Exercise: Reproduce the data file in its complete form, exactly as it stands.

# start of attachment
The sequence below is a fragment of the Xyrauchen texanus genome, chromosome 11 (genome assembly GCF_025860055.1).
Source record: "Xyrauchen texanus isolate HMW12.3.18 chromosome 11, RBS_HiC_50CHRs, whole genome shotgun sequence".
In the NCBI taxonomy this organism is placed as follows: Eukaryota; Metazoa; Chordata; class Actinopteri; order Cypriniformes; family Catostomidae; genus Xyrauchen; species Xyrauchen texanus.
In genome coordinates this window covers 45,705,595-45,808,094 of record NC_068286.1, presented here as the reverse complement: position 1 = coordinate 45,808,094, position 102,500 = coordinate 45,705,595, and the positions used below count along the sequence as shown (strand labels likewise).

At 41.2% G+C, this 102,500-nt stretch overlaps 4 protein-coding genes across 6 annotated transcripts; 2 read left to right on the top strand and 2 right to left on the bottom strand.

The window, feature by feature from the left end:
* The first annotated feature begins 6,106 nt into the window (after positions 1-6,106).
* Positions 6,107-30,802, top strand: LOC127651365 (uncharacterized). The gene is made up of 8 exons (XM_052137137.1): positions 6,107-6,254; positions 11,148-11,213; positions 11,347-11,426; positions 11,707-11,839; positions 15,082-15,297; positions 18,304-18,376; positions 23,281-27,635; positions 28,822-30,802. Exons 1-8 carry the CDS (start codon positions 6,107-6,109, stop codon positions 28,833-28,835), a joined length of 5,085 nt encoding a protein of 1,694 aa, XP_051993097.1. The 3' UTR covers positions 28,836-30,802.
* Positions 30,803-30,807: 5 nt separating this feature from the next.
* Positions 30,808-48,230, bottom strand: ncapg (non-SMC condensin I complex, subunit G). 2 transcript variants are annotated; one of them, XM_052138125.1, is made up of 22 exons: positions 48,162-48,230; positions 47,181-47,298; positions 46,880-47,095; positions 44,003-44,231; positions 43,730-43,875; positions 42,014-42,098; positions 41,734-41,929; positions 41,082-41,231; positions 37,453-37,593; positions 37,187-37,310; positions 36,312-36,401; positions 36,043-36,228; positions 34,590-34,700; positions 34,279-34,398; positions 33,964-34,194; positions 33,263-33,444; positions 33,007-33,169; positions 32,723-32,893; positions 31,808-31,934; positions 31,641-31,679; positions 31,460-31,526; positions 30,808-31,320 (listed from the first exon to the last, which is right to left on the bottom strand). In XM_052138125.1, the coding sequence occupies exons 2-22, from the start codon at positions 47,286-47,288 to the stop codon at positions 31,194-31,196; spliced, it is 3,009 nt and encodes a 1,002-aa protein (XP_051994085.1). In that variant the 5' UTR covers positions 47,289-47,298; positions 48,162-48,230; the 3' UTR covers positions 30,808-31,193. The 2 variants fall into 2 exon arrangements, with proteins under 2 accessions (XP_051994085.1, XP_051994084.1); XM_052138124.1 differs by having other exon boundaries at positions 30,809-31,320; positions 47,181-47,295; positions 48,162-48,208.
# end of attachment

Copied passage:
The sequence below is a fragment of the Xyrauchen texanus genome, chromosome 11 (genome assembly GCF_025860055.1).
Source record: "Xyrauchen texanus isolate HMW12.3.18 chromosome 11, RBS_HiC_50CHRs, whole genome shotgun sequence".
In the NCBI taxonomy this organism is placed as follows: Eukaryota; Metazoa; Chordata; class Actinopteri; order Cypriniformes; family Catostomidae; genus Xyrauchen; species Xyrauchen texanus.
In genome coordinates this window covers 45,705,595-45,808,094 of record NC_068286.1, presented here as the reverse complement: position 1 = coordinate 45,808,094, position 102,500 = coordinate 45,705,595, and the positions used below count along the sequence as shown (strand labels likewise).

At 41.2% G+C, this 102,500-nt stretch overlaps 4 protein-coding genes across 6 annotated transcripts; 2 read left to right on the top strand and 2 right to left on the bottom strand.

The window, feature by feature from the left end:
* The first annotated feature begins 6,106 nt into the window (after positions 1-6,106).
* Positions 6,107-30,802, top strand: LOC127651365 (uncharacterized). The gene is made up of 8 exons (XM_052137137.1): positions 6,107-6,254; positions 11,148-11,213; positions 11,347-11,426; positions 11,707-11,839; positions 15,082-15,297; positions 18,304-18,376; positions 23,281-27,635; positions 28,822-30,802. Exons 1-8 carry the CDS (start codon positions 6,107-6,109, stop codon positions 28,833-28,835), a joined length of 5,085 nt encoding a protein of 1,694 aa, XP_051993097.1. The 3' UTR covers positions 28,836-30,802.
* Positions 30,803-30,807: 5 nt separating this feature from the next.
* Positions 30,808-48,230, bottom strand: ncapg (non-SMC condensin I complex, subunit G). 2 transcript variants are annotated; one of them, XM_052138125.1, is made up of 22 exons: positions 48,162-48,230; positions 47,181-47,298; positions 46,880-47,095; positions 44,003-44,231; positions 43,730-43,875; positions 42,014-42,098; positions 41,734-41,929; positions 41,082-41,231; positions 37,453-37,593; positions 37,187-37,310; positions 36,312-36,401; positions 36,043-36,228; positions 34,590-34,700; positions 34,279-34,398; positions 33,964-34,194; positions 33,263-33,444; positions 33,007-33,169; positions 32,723-32,893; positions 31,808-31,934; positions 31,641-31,679; positions 31,460-31,526; positions 30,808-31,320 (listed from the first exon to the last, which is right to left on the bottom strand). In XM_052138125.1, the coding sequence occupies exons 2-22, from the start codon at positions 47,286-47,288 to the stop codon at positions 31,194-31,196; spliced, it is 3,009 nt and encodes a 1,002-aa protein (XP_051994085.1). In that variant the 5' UTR covers positions 47,289-47,298; positions 48,162-48,230; the 3' UTR covers positions 30,808-31,193. The 2 variants fall into 2 exon arrangements, with proteins under 2 accessions (XP_051994085.1, XP_051994084.1); XM_052138124.1 differs by having other exon boundaries at positions 30,809-31,320; positions 47,181-47,295; positions 48,162-48,208.